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The Staying Power of the Great Gatsby: MSMU Lecture Examines why we Still Care About the Classic Novel

Communications Staff

The Great Gatsby was published 92 years ago, but millions of people still read it each year. Maureen Corrigan, Ph.D., book critic for National Public Radio's Fresh Air, and the Nicky and Jamie Grant Distinguished Professor of the Practice in Literary Criticism at Georgetown University, will take a fresh look at the origins and popularity of F. Scott Fitzgerald’s masterpiece during the Ducharme lecture at Mount St. Mary’s University on Wednesday, March 15. The event will take place at 3:30 p.m. in the Marion Burk Knott Auditorium. It is free and open to the public.

maureencorrigan_2014-250.jpgCorrigan is an expert in the work of F. Scott Fitzgerald. Her latest book “So We Read On: How the Great Gatsby Came To Be and Why It Endures” was selected as an Editors' Choice by The New York Times Book Review, and named as a Best Book of 2014 by Library Journal, The Philadelphia Inquirer and The Kansas City (Missouri) Star.

She is also an expert in the literature of New York City, American detective fiction, American women's autobiography, the work of American public intellectuals in the 20th century, and 19th century British poetry and prose.

Corrigan is also the winner of the 1999 Edgar Award for Criticism, presented by the Mystery Writers of America. She served as a juror for the 2012 Pulitzer Prize in Fiction, as a juror and panel head for the LA Times Book Prize for two consecutive years, and as advisor to the National Endowment for the Arts "Big Read" Project. She serves on the Usage Panel of The American Heritage Dictionary and as an advisor to the American Writers Museum (under construction in Chicago).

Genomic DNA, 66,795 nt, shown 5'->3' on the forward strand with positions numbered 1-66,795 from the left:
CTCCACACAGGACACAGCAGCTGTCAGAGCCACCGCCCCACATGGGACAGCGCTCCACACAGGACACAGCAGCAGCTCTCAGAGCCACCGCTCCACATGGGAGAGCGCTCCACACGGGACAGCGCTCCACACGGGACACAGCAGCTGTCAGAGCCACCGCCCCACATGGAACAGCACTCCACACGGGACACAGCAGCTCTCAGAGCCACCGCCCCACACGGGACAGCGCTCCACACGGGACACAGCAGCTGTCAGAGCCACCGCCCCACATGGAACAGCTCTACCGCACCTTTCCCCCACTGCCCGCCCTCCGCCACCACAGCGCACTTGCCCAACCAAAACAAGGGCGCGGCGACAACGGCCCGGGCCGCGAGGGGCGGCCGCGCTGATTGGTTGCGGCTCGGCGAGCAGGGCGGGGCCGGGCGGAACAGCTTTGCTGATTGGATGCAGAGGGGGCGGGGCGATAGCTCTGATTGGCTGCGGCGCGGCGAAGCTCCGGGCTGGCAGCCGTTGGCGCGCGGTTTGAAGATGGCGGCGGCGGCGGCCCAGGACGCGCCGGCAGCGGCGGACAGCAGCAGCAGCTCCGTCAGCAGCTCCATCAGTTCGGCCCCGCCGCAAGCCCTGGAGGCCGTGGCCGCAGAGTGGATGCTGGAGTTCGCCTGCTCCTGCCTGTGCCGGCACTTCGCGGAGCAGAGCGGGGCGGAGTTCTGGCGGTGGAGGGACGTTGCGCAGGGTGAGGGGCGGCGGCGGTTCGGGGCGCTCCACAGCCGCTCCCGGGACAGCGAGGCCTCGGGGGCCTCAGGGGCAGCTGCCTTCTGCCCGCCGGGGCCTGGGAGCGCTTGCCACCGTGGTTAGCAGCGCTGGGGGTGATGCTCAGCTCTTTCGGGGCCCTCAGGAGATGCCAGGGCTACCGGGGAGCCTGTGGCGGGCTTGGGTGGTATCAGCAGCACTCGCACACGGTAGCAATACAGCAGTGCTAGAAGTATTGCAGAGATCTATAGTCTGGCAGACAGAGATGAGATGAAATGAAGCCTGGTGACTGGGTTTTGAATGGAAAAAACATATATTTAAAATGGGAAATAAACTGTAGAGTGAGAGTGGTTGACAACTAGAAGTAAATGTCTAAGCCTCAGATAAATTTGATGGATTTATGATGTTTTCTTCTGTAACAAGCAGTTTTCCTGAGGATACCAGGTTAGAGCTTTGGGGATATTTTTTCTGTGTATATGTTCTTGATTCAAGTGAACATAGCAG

Corrigan is also a mystery columnist for The Washington Post and publishes regularly on NPR online. Other reviews and essays have been published in Salon, the Atlantic online, the New York Times, the Boston Globe, the Nation, Newsday, the New York Observer, the Village Voice, and the Philadelphia Inquirer.

She received her Ph.D. and M.A. from the University of Pennsylvania with a concentration in the social criticism of Thomas Carlyle, John Ruskin and William Morris. She received her B.A. in English from Fordham University.

Date, time and location - The Ducharme Lecture will take place on Wednesday, March 15 at 4 p.m. (new time!) in Knott Auditorium at Mount St. Mary’s University. Registration is not required.

More on the Ducharme Lecture Series - The Ducharme Lecture Series is an annual lecture series fostering integration of knowledge in the liberal arts curriculum. The series is named for Robert Ducharme, Professor Emeritus of English.

Communications Staff